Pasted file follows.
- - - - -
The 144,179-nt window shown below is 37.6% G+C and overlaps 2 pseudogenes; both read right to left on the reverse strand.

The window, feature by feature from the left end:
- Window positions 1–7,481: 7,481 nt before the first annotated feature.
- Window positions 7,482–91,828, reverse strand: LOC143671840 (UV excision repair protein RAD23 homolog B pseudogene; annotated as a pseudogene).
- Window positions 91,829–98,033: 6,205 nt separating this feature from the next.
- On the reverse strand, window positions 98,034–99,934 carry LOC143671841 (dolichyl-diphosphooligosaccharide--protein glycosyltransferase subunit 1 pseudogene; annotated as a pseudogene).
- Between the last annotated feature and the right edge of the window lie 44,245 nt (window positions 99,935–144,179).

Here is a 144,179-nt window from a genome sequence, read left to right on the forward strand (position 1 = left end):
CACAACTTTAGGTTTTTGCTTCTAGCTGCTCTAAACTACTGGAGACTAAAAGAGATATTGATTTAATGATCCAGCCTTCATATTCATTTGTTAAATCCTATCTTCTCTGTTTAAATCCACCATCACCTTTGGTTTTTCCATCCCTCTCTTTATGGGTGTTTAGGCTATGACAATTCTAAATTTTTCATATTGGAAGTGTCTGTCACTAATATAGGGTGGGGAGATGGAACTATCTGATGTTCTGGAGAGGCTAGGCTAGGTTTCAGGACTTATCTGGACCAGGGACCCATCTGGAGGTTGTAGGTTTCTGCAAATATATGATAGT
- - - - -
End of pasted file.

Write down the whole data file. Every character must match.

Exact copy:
The 144,179-nt window shown below is 37.6% G+C and overlaps 2 pseudogenes; both read right to left on the reverse strand.

The window, feature by feature from the left end:
- Window positions 1–7,481: 7,481 nt before the first annotated feature.
- Window positions 7,482–91,828, reverse strand: LOC143671840 (UV excision repair protein RAD23 homolog B pseudogene; annotated as a pseudogene).
- Window positions 91,829–98,033: 6,205 nt separating this feature from the next.
- On the reverse strand, window positions 98,034–99,934 carry LOC143671841 (dolichyl-diphosphooligosaccharide--protein glycosyltransferase subunit 1 pseudogene; annotated as a pseudogene).
- Between the last annotated feature and the right edge of the window lie 44,245 nt (window positions 99,935–144,179).

Here is a 144,179-nt window from a genome sequence, read left to right on the forward strand (position 1 = left end):
CACAACTTTAGGTTTTTGCTTCTAGCTGCTCTAAACTACTGGAGACTAAAAGAGATATTGATTTAATGATCCAGCCTTCATATTCATTTGTTAAATCCTATCTTCTCTGTTTAAATCCACCATCACCTTTGGTTTTTCCATCCCTCTCTTTATGGGTGTTTAGGCTATGACAATTCTAAATTTTTCATATTGGAAGTGTCTGTCACTAATATAGGGTGGGGAGATGGAACTATCTGATGTTCTGGAGAGGCTAGGCTAGGTTTCAGGACTTATCTGGACCAGGGACCCATCTGGAGGTTGTAGGTTTCTGCAAATATATGATAGT